Moldova - Working conditions

The labor force numbered 1.7 million in 1998, and the unemployment rate was about 31 percent in 2000. Economic instability, according to United Nations Development Program reports, makes it difficult for the government to uphold adequately the right to social insurance and protection (guaranteed by article 47 of the constitution), the right to work and labor protection (Article 43), the right to health protection (article 36), and the right to a favorable working environment (article 37). The state does not meet its commitments to protect family and orphans (article 49), the interests of mothers, children and youth (article 50), or the interests of persons with disabilities (article 51). The average monthly wage in 1999 reached $25, insufficient to provide a decent standard of living. Many workers were using outdated technology

Household Consumption in PPP Terms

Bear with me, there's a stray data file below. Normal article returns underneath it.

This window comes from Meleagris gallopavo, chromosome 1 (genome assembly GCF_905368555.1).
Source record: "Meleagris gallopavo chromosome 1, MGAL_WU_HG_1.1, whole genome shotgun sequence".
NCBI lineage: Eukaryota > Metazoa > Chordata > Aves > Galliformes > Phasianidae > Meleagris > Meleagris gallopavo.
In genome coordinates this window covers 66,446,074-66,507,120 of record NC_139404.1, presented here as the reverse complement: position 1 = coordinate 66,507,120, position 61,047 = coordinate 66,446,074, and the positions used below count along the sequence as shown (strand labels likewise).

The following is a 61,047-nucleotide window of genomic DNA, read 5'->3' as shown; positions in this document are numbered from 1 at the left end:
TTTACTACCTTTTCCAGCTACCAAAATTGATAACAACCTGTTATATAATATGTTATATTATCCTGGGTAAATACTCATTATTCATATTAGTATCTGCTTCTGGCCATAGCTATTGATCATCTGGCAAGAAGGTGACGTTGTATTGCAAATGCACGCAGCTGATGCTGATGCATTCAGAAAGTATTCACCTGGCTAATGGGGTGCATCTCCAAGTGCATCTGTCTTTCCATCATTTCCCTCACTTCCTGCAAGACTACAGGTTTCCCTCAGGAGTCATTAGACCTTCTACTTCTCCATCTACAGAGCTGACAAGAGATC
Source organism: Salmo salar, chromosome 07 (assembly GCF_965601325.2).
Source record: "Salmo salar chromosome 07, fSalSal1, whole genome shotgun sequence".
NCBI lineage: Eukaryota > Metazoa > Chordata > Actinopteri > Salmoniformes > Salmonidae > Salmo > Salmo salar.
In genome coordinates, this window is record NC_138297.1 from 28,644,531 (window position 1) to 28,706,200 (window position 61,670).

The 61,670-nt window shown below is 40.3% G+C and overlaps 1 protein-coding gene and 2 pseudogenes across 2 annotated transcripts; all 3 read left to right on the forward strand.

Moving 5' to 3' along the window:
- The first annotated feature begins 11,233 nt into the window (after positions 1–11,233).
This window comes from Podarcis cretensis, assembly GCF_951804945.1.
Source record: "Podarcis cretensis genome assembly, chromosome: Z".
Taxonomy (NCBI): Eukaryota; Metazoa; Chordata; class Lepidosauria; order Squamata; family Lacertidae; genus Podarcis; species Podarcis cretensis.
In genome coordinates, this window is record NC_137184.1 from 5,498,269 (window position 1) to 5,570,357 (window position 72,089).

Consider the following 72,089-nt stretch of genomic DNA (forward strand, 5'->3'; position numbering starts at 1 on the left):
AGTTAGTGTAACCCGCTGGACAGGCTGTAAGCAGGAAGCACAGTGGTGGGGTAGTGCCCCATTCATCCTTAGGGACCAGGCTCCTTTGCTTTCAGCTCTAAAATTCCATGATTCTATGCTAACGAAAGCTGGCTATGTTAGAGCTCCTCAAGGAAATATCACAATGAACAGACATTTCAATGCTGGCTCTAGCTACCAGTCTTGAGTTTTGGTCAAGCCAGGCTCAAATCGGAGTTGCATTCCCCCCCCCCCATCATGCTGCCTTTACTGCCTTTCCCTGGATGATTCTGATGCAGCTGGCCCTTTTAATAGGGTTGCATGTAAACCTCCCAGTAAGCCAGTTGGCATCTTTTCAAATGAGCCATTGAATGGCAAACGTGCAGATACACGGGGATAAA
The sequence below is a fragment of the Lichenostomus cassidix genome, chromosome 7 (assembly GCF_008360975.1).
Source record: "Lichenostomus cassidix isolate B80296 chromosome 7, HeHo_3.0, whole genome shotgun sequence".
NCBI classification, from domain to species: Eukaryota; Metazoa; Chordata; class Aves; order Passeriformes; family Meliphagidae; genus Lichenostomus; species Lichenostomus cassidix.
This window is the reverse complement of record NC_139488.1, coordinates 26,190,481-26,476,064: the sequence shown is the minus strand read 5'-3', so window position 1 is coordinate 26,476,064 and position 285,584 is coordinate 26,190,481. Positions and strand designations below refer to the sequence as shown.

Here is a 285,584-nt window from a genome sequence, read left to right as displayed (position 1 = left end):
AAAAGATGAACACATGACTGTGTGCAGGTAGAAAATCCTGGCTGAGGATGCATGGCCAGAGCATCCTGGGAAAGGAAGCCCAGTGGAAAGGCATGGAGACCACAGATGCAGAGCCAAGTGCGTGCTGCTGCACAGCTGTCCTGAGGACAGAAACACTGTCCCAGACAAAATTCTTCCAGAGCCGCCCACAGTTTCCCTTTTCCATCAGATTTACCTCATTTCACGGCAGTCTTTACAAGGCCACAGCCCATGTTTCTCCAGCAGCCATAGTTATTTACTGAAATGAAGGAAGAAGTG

Country All Food Clothing and footwear Fuel and power a Health care b Education b Transport & Communications Other
Moldova 31 5 11 3 15 12 23
United States 13 9 9 4 6 8 51
Russia 28 11 16 7 15 8 16
Romania 36 7 9 3 20 9 16
Data represent percentage of consumption in PPP terms.
a Excludes energy used for transport.
b Includes government and private expenditures.
SOURCE: World Bank. World Development Indicators 2000.

without adequate safety regulations, and work-place conditions were poor and often dangerous. Under the Soviet regime, unions were government-controlled; independent ones began to emerge in 1991, but their influence is limited partly due to the increasing size of the private sector.

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